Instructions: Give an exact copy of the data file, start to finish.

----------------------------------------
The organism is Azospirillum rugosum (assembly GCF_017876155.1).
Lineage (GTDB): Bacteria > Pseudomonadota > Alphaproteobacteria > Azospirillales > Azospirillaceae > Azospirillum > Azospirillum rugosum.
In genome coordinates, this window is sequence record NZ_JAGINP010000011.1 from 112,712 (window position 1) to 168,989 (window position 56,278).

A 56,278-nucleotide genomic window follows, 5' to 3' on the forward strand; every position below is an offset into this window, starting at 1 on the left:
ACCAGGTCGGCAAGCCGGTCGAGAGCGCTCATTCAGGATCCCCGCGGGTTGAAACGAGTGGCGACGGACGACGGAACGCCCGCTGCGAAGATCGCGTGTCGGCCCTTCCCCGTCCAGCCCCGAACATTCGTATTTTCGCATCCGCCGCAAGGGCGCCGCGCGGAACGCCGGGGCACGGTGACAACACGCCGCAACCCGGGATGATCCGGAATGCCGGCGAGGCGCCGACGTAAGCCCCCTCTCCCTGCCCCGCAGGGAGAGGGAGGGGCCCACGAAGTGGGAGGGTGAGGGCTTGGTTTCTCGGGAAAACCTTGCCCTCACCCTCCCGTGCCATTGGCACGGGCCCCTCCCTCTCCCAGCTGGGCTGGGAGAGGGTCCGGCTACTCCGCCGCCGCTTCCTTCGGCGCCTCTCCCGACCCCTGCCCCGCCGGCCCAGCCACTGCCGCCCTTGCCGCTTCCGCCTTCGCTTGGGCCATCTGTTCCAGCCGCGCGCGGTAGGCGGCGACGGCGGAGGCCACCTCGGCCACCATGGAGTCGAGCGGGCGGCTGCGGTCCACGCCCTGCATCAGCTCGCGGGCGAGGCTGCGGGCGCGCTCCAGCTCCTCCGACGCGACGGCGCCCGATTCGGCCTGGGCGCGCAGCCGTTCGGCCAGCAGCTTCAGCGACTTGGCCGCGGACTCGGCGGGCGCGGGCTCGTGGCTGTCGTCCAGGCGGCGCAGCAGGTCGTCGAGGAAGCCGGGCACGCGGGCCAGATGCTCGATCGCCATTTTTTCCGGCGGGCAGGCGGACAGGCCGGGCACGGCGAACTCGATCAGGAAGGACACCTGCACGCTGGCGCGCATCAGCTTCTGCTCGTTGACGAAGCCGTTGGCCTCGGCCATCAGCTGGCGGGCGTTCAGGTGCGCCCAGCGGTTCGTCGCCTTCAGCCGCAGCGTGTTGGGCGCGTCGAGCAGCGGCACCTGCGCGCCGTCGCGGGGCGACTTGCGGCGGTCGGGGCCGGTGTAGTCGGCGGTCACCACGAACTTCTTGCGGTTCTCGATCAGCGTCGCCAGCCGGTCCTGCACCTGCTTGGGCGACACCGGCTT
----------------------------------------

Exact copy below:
The organism is Azospirillum rugosum (assembly GCF_017876155.1).
Lineage (GTDB): Bacteria > Pseudomonadota > Alphaproteobacteria > Azospirillales > Azospirillaceae > Azospirillum > Azospirillum rugosum.
In genome coordinates, this window is sequence record NZ_JAGINP010000011.1 from 112,712 (window position 1) to 168,989 (window position 56,278).

A 56,278-nucleotide genomic window follows, 5' to 3' on the forward strand; every position below is an offset into this window, starting at 1 on the left:
ACCAGGTCGGCAAGCCGGTCGAGAGCGCTCATTCAGGATCCCCGCGGGTTGAAACGAGTGGCGACGGACGACGGAACGCCCGCTGCGAAGATCGCGTGTCGGCCCTTCCCCGTCCAGCCCCGAACATTCGTATTTTCGCATCCGCCGCAAGGGCGCCGCGCGGAACGCCGGGGCACGGTGACAACACGCCGCAACCCGGGATGATCCGGAATGCCGGCGAGGCGCCGACGTAAGCCCCCTCTCCCTGCCCCGCAGGGAGAGGGAGGGGCCCACGAAGTGGGAGGGTGAGGGCTTGGTTTCTCGGGAAAACCTTGCCCTCACCCTCCCGTGCCATTGGCACGGGCCCCTCCCTCTCCCAGCTGGGCTGGGAGAGGGTCCGGCTACTCCGCCGCCGCTTCCTTCGGCGCCTCTCCCGACCCCTGCCCCGCCGGCCCAGCCACTGCCGCCCTTGCCGCTTCCGCCTTCGCTTGGGCCATCTGTTCCAGCCGCGCGCGGTAGGCGGCGACGGCGGAGGCCACCTCGGCCACCATGGAGTCGAGCGGGCGGCTGCGGTCCACGCCCTGCATCAGCTCGCGGGCGAGGCTGCGGGCGCGCTCCAGCTCCTCCGACGCGACGGCGCCCGATTCGGCCTGGGCGCGCAGCCGTTCGGCCAGCAGCTTCAGCGACTTGGCCGCGGACTCGGCGGGCGCGGGCTCGTGGCTGTCGTCCAGGCGGCGCAGCAGGTCGTCGAGGAAGCCGGGCACGCGGGCCAGATGCTCGATCGCCATTTTTTCCGGCGGGCAGGCGGACAGGCCGGGCACGGCGAACTCGATCAGGAAGGACACCTGCACGCTGGCGCGCATCAGCTTCTGCTCGTTGACGAAGCCGTTGGCCTCGGCCATCAGCTGGCGGGCGTTCAGGTGCGCCCAGCGGTTCGTCGCCTTCAGCCGCAGCGTGTTGGGCGCGTCGAGCAGCGGCACCTGCGCGCCGTCGCGGGGCGACTTGCGGCGGTCGGGGCCGGTGTAGTCGGCGGTCACCACGAACTTCTTGCGGTTCTCGATCAGCGTCGCCAGCCGGTCCTGCACCTGCTTGGGCGACACCGGCTT